matter how grand and all-encompassing men thought it, it was in
reality a small and private thing for those who fought, mind to
mind, muscle to muscle. War was not glorious, only victory was;
and Reynald had long ago learned the difference between the two.
Back in the stable, Benedict
gave Reynald something to breakfast upon—a few handfuls of grain
and a winter apple—and Reynald crunched while he was combed and
saddled. Anton and Robert came up with his barding and he stopped
eating while they fitted it to him, hind and fore, heavy chain
and padded metal. Behind, he felt Benedict begin to braid his
tail and Reynald turned to inspect. He saw the ribbons the groom
was threading in and he thrashed his tail wildly. Benedict stepped
back and let the braid fall out. The ribbon fell to the churned
straw and mud of the stable floor. Reynald shifted his weight
and placed one foot on the bit of colored satin. Benedict stepped
up and began to braid Reynald's tail again.
No ribbons, Reynald thought;
today we see battle.
The yard was charged with the
sounds of metal and leather, the smells of sweat and manure, and
the thoughts of men and horses, young and old. Reynald tried
to shut out the distractions and concentrate his will on the day,
the tasks, and the battle before them. At the outer gate were
the footmen, the poles of their hook-bladed gisarmes and scythe-head
glaives standing like a wheat field ready to be harvested. Archers
stood in clustered ranks behind them, and along the stable wall
were the horses and their knights. Reynald stood at the side
nearest the steps to the inner keep, awaiting his king.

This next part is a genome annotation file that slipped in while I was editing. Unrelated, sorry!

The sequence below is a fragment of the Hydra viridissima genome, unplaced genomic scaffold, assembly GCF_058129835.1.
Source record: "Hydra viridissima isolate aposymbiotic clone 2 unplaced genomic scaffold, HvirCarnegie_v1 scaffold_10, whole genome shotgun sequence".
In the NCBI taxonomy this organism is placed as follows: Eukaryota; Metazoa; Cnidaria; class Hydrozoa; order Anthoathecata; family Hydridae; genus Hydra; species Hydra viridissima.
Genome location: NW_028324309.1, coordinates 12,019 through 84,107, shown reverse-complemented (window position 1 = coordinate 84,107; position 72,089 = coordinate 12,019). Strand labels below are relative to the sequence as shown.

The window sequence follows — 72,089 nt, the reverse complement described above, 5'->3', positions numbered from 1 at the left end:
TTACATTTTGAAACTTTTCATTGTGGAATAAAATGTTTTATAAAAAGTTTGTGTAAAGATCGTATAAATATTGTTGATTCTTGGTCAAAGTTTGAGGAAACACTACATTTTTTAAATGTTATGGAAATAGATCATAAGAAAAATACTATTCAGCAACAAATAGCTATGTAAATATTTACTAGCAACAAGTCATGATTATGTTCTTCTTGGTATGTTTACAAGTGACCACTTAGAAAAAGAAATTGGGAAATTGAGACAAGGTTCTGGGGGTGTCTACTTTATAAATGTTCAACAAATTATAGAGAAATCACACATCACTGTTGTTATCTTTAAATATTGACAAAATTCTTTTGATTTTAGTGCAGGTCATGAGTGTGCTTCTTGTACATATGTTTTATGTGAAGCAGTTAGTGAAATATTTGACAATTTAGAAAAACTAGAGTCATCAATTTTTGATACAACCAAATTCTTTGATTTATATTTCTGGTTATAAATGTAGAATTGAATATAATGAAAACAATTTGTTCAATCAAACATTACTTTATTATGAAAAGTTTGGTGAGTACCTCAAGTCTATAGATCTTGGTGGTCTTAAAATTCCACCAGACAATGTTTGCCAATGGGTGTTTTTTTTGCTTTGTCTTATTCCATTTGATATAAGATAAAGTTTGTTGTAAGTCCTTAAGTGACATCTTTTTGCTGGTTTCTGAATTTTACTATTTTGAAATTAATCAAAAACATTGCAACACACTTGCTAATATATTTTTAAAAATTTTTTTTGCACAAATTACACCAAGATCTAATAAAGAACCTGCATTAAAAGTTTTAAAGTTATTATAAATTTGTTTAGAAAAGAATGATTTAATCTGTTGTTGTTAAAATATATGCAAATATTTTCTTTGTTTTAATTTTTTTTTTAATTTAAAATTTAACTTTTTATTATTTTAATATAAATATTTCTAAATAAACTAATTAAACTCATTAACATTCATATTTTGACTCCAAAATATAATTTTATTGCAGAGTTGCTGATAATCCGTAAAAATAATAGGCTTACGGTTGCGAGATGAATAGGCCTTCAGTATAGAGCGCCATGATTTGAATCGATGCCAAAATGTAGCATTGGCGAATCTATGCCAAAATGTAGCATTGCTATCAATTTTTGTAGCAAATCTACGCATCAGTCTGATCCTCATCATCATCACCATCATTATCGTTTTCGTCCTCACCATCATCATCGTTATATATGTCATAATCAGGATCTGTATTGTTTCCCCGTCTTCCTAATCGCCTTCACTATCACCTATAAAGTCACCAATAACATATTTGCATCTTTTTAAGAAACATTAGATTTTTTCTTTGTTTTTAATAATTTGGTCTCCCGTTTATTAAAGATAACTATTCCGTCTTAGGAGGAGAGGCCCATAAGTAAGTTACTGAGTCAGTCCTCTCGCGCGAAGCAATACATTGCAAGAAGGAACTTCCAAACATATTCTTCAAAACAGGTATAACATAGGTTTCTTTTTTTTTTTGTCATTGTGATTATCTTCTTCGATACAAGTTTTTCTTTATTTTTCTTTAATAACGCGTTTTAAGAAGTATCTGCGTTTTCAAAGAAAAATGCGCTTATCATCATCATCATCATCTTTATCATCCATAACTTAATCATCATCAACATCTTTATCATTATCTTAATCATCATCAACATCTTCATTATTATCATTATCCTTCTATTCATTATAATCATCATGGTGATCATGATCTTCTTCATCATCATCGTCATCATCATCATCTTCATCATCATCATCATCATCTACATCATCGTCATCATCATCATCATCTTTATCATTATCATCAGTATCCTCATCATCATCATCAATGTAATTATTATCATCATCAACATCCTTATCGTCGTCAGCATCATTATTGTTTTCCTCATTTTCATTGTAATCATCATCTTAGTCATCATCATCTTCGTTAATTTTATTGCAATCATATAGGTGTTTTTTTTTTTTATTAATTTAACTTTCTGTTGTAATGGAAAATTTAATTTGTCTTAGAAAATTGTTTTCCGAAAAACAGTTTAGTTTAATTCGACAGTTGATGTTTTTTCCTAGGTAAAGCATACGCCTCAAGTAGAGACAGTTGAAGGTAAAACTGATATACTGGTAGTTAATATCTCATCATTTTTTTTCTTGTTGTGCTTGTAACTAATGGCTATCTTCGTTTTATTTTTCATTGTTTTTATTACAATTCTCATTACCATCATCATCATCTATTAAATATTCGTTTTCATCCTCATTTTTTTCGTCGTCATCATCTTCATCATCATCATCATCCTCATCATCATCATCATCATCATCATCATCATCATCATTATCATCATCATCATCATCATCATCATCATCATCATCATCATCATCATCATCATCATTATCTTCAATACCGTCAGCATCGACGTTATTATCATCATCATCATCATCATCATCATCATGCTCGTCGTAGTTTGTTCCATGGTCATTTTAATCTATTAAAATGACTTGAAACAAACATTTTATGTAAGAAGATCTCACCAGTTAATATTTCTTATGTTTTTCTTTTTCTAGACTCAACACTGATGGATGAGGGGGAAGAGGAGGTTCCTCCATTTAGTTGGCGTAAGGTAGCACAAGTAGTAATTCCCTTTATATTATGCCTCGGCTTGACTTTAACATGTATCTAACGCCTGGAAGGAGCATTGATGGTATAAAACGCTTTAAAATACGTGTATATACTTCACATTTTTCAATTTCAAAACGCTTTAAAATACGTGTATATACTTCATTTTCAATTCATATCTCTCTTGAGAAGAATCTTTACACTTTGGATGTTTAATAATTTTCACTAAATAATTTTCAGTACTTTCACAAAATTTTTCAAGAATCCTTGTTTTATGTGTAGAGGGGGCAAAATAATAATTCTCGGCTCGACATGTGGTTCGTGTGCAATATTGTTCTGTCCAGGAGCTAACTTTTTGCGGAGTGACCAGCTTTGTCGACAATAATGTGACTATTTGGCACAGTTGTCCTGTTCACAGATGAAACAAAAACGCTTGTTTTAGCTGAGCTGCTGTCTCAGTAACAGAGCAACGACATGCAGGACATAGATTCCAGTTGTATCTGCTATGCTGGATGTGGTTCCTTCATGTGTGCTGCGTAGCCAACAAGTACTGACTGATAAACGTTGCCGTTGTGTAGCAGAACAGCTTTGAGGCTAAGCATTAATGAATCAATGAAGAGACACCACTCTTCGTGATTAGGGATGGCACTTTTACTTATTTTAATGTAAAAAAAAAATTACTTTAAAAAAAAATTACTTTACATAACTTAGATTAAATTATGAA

Is this all we are today? he
wondered, looking at the tired and besmirched assortment of ill-armored
men. We do not even fill the yard.
The house doors opened and a
great shout went up, ushering in Reynald's lord, his buffed plate
and chain limned by the low-angled light of morning. Reynald
could not keep his feet from dancing in anticipation as the king
descended the stairs. He came to Reynald's left side and spoke
to him in his gravelly voice.
"You have carried me through
many battles, my friend, and this one, today is the day for which
you were born." Reynald turned his head, seeking his master.
The king's face had thinned during the long months of winter siege,
and his beard was shot with gray. Still, there was a ruddiness
in his cheeks though, and his eyes were clear and strong. He
was still king.
Reynald felt the tug and weight
as his lord mounted. Turning heavily once, Reynald shook everything
into place: armor, rider, and weapons. He turned again as his
king addressed the forces in the yard.
"Stay to your lines, men.
We fight for the last time, though not without hope. We few can
end this today, if we but do our utmost. Stay strong, and Heaven
be on our side."
Another shout rose above the
muddied court, and a heartbeat began as weapons were put to shield